DOL Raises the Exemption Threshold

On the same day that the FTC announced its approved final rule, the DOL issued its final rule raising the exemption threshold for salaried employees under the Fair Labor Standards Act. Effective July 1, 2024, the DOL will raise the exemption threshold for white-collar workers to $43,888 annually. Effective January 1, 2025, this threshold will rise to $58,656 annually. For reference, the current threshold is $35,568 annually. For the highly compensated employee exemption, the rule will raise the threshold from $107,432 to $132,964 annually on July 1, 2024 and to $151,164 on January 1, 2025.

As a refresher, the FLSA requires, among other things, the payment of overtime to employees working more than 40 hours in one week. The FLSA creates certain exemptions for specifically classified employees, many falling under one of several white-collar exemptions as an administrative, executive, or professional employee. In addition to the performance of specific duties, the FLSA requires, in most circumstances, that an employee classified as exempt meet a specific salary threshold (currently $35,568 annually). This rule would raise those salary thresholds effective July 1, 2024, absent any successful legal challenges. The DOL has also proposed reevaluating the salary thresholds every three years utilizing available earnings data.


Whether either of these rules will ultimately go into effect will likely be decided by the Supreme Court. However, all businesses should be prepared in case the rules survive legal challenges. As the FTC’s rule only requires the notice of nonenforcement post-effective date, businesses should carefully assess enforcement options under both eventualities as well as reassessing their methods of protecting intellectual property and confidential information in ways which would not be classified as noncompetes under the rule. Additionally, now may be the time for a wage and budget analysis on the potential implications of the new overtime rule should it become effective on July 1. As always, businesses should discuss all scenarios with experienced noncompete and employment counsel as to current and future contracts.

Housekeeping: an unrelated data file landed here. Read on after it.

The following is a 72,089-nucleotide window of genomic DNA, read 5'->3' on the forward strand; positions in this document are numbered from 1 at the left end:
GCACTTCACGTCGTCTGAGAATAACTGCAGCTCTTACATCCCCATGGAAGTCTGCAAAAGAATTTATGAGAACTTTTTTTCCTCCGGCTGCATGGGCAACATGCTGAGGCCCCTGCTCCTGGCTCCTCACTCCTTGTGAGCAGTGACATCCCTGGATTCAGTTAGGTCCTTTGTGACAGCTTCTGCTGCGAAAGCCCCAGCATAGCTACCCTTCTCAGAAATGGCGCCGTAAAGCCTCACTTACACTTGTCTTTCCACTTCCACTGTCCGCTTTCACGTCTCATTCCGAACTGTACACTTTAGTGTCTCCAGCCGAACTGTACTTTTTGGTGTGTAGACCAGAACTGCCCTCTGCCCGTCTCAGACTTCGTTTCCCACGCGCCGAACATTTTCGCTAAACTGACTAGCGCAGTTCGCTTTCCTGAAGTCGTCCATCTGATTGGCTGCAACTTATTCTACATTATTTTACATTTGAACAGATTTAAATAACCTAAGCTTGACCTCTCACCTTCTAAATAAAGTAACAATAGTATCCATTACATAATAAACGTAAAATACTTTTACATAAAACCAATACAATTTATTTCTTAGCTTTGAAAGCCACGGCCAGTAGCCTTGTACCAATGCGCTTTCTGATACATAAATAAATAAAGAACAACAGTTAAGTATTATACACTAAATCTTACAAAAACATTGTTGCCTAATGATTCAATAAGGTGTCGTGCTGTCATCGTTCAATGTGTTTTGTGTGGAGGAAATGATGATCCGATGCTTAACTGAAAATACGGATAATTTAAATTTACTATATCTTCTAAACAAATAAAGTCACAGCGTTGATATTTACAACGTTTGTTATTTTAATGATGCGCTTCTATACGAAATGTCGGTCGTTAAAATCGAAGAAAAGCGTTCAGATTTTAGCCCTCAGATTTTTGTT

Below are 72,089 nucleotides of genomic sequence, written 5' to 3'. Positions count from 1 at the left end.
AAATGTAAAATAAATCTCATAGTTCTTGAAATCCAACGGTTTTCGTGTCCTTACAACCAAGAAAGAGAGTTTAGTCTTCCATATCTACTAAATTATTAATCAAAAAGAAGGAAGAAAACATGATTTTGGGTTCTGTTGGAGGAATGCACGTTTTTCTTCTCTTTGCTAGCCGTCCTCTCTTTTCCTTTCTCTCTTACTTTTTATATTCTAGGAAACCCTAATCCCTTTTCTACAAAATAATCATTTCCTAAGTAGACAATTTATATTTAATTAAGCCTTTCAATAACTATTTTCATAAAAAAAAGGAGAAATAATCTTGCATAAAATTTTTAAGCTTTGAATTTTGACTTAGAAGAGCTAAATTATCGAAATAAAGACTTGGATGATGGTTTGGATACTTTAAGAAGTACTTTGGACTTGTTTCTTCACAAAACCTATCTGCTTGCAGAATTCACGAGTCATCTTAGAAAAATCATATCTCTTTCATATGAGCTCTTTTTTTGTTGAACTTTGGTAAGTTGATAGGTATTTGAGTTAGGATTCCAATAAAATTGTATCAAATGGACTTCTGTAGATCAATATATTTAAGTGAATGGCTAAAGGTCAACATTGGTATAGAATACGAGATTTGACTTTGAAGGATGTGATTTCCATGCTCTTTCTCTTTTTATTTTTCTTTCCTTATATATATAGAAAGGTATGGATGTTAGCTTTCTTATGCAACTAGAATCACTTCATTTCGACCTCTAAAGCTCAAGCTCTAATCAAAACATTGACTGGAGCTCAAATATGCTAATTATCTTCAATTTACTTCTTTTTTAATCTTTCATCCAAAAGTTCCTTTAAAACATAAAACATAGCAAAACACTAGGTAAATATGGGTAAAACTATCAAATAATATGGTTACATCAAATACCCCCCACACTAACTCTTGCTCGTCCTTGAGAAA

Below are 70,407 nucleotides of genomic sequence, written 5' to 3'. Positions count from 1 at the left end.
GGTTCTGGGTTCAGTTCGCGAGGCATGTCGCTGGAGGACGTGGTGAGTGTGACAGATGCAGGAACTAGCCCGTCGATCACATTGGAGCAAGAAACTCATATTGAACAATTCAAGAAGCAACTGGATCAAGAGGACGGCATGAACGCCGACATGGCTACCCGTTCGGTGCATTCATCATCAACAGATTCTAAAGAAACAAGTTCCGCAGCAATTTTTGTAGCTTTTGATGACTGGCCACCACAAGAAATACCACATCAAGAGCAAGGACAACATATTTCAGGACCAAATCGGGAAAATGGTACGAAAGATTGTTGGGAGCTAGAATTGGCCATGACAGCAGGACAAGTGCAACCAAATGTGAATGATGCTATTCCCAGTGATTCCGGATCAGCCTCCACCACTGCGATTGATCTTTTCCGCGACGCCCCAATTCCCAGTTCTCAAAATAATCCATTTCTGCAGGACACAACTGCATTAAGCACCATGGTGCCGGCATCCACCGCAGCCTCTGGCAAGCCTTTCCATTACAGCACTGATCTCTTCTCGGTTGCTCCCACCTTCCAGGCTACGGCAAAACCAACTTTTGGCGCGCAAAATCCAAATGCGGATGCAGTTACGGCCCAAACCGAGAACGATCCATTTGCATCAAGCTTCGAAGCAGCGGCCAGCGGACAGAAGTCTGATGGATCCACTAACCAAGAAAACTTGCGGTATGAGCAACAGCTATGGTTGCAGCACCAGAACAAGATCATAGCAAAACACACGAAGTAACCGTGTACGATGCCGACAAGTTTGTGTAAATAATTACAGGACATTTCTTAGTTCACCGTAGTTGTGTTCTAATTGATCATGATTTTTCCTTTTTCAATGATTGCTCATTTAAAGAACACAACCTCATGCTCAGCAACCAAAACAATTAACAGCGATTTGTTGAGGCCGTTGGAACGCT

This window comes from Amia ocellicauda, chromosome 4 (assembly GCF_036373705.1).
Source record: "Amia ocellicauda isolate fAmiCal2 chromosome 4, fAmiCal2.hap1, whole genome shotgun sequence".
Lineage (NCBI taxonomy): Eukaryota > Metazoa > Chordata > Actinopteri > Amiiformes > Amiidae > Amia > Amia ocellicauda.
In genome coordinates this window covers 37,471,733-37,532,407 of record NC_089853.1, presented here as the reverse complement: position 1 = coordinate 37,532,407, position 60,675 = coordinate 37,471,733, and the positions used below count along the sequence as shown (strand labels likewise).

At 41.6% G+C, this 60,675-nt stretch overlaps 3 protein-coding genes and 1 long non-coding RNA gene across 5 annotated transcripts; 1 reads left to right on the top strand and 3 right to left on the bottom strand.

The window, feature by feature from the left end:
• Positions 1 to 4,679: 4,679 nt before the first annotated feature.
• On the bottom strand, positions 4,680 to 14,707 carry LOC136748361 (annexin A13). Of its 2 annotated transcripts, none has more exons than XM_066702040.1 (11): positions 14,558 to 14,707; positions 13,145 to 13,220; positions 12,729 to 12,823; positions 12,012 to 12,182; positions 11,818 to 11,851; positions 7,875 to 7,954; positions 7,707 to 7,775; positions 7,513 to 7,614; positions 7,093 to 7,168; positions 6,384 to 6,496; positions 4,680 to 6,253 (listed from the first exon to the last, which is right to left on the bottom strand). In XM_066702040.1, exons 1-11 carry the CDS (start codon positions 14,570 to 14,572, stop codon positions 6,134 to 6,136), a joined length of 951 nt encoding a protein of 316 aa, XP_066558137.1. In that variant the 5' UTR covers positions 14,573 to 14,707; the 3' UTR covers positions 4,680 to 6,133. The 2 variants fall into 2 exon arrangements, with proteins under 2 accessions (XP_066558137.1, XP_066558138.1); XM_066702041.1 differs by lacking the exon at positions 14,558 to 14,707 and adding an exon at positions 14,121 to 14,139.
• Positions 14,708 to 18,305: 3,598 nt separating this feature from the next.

This DarrowEverett Insight should not be construed as legal advice or a legal opinion on any specific facts or circumstances. This Insight is not intended to create, and receipt of it does not constitute, a lawyer-client relationship. The contents are intended for general informational purposes only, and you are urged to consult your attorney concerning any particular situation and any specific legal question you may have. We are working diligently to remain well informed and up to date on information and advisements as they become available. As such, please reach out to us if you need help addressing any of the issues discussed in this Insight, or any other issues or concerns you may have relating to your business. We are ready to help guide you through these challenging times.

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[2] 16 CFR Part 910.10

[3] Id.

[4] Id.